An algorithm has been developed for the rapid determination of single-gene inheritance patterns from genetic pedigrees.

Teaching and learning inheritance of single genes usually involve the use of Punnett squares and pedigrees. Pedigrees can be a powerful tool for visual learners because one can “see” the pattern of inheritance in a pedigree. However, college biology textbooks and laboratory manuals are often very limited in their presentation of pedigree analysis (Pendarvis & Crawley, 2011, pp. 210–214; Reece & Urry, 2011, pp. 276–277; Johnson, 2012, pp. 207–211).

In a pedigree analysis of a single gene, there are seven possible inheritance patterns: (1) autosomal dominant, (2) autosomal recessive, (3) X-linked or sex-linked dominant, (4) X-linked or sex-linked recessive, (5) mitochondrial or maternal, (6) Y-linked, and (7) inconclusive. Table 1 lists condensed clues, not rules, for the assignment of the first six listed inheritance patterns. The seventh pattern, inconclusive, is the result of none of the first six patterns being borne out in the complete pedigree, or sometimes there are two patterns within different parts of the pedigree. Inconclusive pedigrees are often times the result of a relatively small family size and a trait that is not severe enough to impair fertility (Lewis, 2008, p. 83).

Table 1.

Condensed pedigree clues, not rules.

Autosomal dominant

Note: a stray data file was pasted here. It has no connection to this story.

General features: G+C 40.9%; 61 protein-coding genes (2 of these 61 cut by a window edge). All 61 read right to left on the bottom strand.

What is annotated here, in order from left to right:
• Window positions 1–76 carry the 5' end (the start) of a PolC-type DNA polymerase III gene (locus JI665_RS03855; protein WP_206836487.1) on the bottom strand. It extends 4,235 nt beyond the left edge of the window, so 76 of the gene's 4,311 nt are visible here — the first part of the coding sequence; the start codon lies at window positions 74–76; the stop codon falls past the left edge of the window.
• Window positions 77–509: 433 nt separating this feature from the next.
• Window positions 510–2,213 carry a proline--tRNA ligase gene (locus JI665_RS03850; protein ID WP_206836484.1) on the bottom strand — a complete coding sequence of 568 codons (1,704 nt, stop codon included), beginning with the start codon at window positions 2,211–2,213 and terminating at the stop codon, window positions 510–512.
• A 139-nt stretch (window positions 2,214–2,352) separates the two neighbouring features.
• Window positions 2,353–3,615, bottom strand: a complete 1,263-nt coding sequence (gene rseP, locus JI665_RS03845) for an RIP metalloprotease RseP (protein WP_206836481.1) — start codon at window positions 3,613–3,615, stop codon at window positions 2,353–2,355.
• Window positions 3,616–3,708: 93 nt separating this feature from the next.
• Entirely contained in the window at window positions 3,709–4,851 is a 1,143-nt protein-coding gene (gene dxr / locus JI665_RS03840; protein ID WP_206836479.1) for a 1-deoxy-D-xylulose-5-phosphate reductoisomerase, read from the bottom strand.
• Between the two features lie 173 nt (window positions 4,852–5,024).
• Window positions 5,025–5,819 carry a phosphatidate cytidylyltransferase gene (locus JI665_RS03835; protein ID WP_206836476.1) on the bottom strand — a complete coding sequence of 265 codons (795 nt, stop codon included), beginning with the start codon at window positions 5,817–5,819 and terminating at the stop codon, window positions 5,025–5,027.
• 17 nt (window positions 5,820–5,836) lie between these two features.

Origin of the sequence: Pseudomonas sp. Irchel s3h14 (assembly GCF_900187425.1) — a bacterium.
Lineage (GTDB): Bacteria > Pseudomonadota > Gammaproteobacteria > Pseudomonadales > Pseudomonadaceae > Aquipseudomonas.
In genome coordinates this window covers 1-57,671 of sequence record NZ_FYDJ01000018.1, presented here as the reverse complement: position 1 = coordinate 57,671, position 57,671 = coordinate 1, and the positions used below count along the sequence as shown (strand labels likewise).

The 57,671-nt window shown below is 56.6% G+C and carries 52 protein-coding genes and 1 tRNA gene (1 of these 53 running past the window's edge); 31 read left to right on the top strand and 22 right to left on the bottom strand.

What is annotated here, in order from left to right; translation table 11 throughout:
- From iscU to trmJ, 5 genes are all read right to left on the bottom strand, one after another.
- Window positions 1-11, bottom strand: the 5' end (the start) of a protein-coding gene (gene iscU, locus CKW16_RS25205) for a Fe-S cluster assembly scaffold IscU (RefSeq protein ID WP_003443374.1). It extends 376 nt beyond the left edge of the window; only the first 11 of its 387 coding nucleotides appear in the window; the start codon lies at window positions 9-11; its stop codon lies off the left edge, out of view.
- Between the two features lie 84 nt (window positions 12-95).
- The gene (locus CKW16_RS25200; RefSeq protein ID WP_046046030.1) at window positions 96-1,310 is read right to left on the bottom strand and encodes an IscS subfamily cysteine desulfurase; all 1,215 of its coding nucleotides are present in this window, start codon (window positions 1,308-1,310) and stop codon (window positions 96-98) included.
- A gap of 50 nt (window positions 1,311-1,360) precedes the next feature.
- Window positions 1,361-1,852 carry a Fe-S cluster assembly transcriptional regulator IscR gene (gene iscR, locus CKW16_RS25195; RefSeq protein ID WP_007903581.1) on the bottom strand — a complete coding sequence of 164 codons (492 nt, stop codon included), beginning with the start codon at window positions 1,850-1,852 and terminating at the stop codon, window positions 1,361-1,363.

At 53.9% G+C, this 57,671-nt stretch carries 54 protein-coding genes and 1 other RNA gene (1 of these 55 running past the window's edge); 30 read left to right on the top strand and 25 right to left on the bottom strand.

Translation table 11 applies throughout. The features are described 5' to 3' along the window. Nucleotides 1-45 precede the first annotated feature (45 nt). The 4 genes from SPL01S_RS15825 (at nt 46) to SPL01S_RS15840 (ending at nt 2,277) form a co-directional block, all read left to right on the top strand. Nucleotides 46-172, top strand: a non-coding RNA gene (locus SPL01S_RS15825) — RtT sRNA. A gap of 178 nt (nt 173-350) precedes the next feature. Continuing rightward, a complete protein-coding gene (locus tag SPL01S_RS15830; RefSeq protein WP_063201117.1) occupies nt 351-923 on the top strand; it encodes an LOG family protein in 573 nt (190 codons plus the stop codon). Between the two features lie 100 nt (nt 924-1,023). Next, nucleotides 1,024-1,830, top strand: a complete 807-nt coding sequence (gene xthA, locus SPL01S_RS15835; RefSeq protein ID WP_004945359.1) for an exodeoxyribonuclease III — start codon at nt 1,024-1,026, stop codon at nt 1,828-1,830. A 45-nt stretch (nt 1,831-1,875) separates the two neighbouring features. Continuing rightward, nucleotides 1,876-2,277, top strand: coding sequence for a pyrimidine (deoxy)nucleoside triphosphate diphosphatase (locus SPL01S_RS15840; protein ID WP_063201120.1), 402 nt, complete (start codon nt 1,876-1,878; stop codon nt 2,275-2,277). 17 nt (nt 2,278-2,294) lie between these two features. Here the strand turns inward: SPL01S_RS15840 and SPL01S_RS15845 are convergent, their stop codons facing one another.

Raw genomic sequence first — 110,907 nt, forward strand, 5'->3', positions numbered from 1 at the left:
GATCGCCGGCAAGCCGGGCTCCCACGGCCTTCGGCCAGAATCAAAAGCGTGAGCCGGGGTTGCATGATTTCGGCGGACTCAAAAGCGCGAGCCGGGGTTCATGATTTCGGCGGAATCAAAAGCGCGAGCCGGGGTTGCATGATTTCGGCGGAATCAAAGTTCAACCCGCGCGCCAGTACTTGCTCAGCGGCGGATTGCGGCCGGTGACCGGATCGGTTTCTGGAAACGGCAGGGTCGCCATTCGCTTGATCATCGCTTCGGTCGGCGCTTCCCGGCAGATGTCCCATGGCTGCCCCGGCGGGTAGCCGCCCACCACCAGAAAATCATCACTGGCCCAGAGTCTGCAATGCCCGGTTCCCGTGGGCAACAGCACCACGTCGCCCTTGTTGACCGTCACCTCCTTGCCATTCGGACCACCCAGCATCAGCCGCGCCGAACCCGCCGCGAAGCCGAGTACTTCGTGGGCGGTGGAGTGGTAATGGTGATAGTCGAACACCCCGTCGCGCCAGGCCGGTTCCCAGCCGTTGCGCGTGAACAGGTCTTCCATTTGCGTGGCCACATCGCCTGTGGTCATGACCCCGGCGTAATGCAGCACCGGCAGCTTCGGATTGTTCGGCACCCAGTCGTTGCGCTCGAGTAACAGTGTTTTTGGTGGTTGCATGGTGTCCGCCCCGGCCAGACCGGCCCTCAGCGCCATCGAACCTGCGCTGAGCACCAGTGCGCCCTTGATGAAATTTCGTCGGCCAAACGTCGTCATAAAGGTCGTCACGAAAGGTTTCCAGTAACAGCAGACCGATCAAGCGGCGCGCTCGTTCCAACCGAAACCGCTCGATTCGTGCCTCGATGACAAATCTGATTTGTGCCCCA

Approximately half of everybody 
Males and females affected 
All generations 
Autosomal recessive 
Rare 
Skips generations 
Males and females affected 
Consanguinity (⃞ = ⃝) 
X-linked dominant (sex-linked dominant) 
Some females can have it 
All generations (no skipped generations) 
Males get it from affected mothers and give it to their daughters 
X-linked recessive (sex-linked recessive) 
Rare 
Males predominantly have it 
Generally skips generations 
Males generally get it from unaffected mothers 
Y-linked 
All males, all the time, all generations (must be direct descendent of the family) 
Mitochondrial or maternal 
Every child of affected mother is affected 
Autosomal dominant
Approximately half of everybody 
Males and females affected 
All generations 
Autosomal recessive 
Rare 
Skips generations 
Males and females affected 
Consanguinity (⃞ = ⃝) 
X-linked dominant (sex-linked dominant) 
Some females can have it 
All generations (no skipped generations) 
Males get it from affected mothers and give it to their daughters 
X-linked recessive (sex-linked recessive) 
Rare 
Males predominantly have it 
Generally skips generations 
Males generally get it from unaffected mothers 
Y-linked 
All males, all the time, all generations (must be direct descendent of the family) 
Mitochondrial or maternal 
Every child of affected mother is affected 

Over the course of 10 years’ experience teaching genetics in college introductory biology courses for majors and nonmajors and in upper-division genetics courses, I have developed an algorithm, shown in Figure 1, for the rapid development of a hypothesis about the inheritance pattern of a single gene from the trait pattern of a pedigree. From the algorithm, a student can create a hypothesis that can then be tested by labeling each person in the pedigree with the hypothesized genotype to check whether the hypothesis is correct. It is important to check because there are a few nontypical cases, which will be discussed below.

Figure 1.

Algorithm for the rapid analysis of genetic pedigrees.

Figure 1.

Algorithm for the rapid analysis of genetic pedigrees.